Guyana’s membership in the Organisation of Islamic Conference (OIC) since 1998 and participation in the Arab-South American Summit forum has draw this small English-speaking country closer to the Middle East at a crucial time when the world is facing a global recession. An emphasis on “economic diplomacy” propels Guyana “to open new frontiers for investment”, according to the Guyanese President, Bharrat Jagdeo. Recently the Guyanese leader visited Syria, Cyprus, Jordan and Libya.
It’s difficult to evaluate the outcome of the recent tour of President Bharrat Jagdeo to the Middle East because it was abruptly cut short following the death of former Guyanese President, Janet Jagan. President Jagdeo was in Jordan when he received the news of her demise and returned to Guyana. The visit was a significant diplomatic move by Guyana to boost ties with the Middle East. President Jagdeo visited Syria, Jordan, and Cyprus from March 21 to March 28 and on a separate trip he visited Libya in January 2009. His most recent visit of the Middle East cannot be considered a great success nor a failure, rather an incomplete mission that President Jagdeo hopes to complete soon. His plan visits to Qatar, the United Arab Emirates (UAE) and Kuwait, three prosperous nations were canceled. President Jagdeo indicated in a press conference on April 3 that he will visit Dubai, the United Arab Emirates (UAE), Qatar and Kuwait “seeking to diversify the sources of investments,” He added, “We have to be aggressive at the world level to raise money for this country,” (GINA)
President Jagdeo made these visits at a time when the impact of the financial crisis are expanding and posing challenges to developing nations like Guyana. The possibility of returning home with something tangible would have been from the UAE, Kuwait or Qatar; however no cultural or economic agreements were signed. There was discussion of a double tax treaty with Kuwait in the pipes but the visit to Kuwait was also canceled. This would encourage increased trade and investment between the two countries, by removing double taxation. Both Qatar and Jordan promised to send delegations to Guyana to explore areas of cooperation and look into investments probabilities. In Libya, discussions centered on debt-forgiveness, investments and Libya’s assistance in social infrastructure projects in Guyana.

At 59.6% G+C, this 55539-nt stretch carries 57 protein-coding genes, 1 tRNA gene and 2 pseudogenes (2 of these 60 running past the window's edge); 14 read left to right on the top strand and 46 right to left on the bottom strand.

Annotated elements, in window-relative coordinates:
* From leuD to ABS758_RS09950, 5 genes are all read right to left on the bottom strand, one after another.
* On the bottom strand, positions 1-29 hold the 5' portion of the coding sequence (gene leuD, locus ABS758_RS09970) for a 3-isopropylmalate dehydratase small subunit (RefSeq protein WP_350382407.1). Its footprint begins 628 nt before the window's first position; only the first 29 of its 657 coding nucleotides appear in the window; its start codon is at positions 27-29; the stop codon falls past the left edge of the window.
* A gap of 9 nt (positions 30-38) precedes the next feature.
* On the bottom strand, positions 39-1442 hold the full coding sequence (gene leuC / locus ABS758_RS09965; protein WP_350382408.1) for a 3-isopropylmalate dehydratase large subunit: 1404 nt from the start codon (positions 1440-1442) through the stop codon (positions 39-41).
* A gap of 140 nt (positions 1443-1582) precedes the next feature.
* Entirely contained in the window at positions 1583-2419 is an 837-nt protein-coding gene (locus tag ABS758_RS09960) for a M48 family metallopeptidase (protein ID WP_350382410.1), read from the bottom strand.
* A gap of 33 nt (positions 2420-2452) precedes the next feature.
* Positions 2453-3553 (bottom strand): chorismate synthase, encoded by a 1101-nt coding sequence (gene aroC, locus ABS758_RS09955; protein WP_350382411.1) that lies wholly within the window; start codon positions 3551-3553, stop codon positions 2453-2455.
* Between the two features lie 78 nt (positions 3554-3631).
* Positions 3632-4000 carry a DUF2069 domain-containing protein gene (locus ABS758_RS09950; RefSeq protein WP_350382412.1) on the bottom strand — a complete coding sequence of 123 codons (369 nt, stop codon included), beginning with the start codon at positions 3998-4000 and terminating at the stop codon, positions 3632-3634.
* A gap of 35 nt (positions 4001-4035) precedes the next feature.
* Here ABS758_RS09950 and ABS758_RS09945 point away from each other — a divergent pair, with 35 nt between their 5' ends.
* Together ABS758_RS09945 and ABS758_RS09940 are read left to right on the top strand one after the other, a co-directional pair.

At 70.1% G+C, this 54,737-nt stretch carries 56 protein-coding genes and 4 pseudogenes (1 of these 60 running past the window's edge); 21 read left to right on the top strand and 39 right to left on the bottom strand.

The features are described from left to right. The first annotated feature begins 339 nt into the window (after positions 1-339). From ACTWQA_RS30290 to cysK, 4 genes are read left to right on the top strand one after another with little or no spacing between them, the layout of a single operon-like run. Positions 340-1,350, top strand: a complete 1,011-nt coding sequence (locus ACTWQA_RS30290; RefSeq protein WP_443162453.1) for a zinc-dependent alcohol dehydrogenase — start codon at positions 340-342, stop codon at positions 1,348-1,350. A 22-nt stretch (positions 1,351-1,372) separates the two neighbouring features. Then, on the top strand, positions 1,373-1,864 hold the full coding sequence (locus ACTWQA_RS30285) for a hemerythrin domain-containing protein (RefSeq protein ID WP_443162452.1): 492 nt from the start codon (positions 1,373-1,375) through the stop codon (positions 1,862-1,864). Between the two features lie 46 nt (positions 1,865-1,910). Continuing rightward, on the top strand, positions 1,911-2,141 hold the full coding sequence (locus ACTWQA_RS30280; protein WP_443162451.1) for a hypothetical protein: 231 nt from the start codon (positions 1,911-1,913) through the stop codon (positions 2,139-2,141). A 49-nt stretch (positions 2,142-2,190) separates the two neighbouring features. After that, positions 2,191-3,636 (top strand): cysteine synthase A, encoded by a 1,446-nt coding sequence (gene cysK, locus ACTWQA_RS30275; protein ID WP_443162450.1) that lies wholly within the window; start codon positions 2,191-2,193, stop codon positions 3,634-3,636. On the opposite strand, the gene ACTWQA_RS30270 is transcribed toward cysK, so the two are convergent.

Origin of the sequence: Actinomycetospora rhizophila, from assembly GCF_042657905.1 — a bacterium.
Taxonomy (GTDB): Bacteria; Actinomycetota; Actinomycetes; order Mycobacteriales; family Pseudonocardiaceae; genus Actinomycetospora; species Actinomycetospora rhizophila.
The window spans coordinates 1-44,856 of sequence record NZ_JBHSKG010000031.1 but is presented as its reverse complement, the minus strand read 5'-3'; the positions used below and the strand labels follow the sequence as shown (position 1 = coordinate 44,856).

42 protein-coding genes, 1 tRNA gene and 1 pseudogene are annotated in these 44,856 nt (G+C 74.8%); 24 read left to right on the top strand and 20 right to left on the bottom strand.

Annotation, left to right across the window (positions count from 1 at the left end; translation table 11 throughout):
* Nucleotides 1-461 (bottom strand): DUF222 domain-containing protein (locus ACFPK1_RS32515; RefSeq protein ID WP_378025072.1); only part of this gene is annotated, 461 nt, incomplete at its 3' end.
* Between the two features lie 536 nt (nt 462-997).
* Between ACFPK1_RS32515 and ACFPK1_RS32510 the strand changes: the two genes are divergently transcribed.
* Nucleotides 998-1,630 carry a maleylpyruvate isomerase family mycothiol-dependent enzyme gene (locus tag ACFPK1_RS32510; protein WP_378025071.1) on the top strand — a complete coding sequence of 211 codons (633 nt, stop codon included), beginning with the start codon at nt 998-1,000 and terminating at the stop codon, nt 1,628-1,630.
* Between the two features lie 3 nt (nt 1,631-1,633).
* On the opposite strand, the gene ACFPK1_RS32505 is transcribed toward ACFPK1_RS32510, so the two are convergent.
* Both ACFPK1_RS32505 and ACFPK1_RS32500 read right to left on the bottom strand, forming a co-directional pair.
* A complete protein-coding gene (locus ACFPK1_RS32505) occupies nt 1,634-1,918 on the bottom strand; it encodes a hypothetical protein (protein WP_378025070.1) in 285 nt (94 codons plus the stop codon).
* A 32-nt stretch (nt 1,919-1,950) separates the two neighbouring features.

The tour consolidated and deepened the friendly cooperation between Guyana and some Middle Eastern countries. It also boosted the friendship between the Arabs and the Guyanese people. Guyana and Suriname with sizeable Muslim communities have historical ties to the Arab-Islamic World since the 1700’s when West African Slaves brought Islam to their shores. This relationship has been sustained and enrich by the Muslim communities in both parts of the world. Guyana and Suriname are both members of the OIC, and Islamic Education Scientific and Cultural Organisation (ISESCO). Suriname on the other hand, is a member of the Islamic Development Bank (IsDB). Guyana is considering joining the IsDB.
Jagdeo found himself educating leaders in the Middle East about Guyana and CARICOM. Very little is known about CARICOM in the region as President Jagdeo discovered during his recent visits to Syria and Jordan. And Guyana is hoping to use its historical ties with the Middle East to foster closer cooperation between CARICOM and the Middle East.
Libyan promised to open an embassy in Guyana and have lived up to its promise of sending a delegation to Guyana to continue discussion that started in Libya on debt cancellation, investments and the re-opening of the Libyan embassy. Thus, there are some movements on the Libyan front.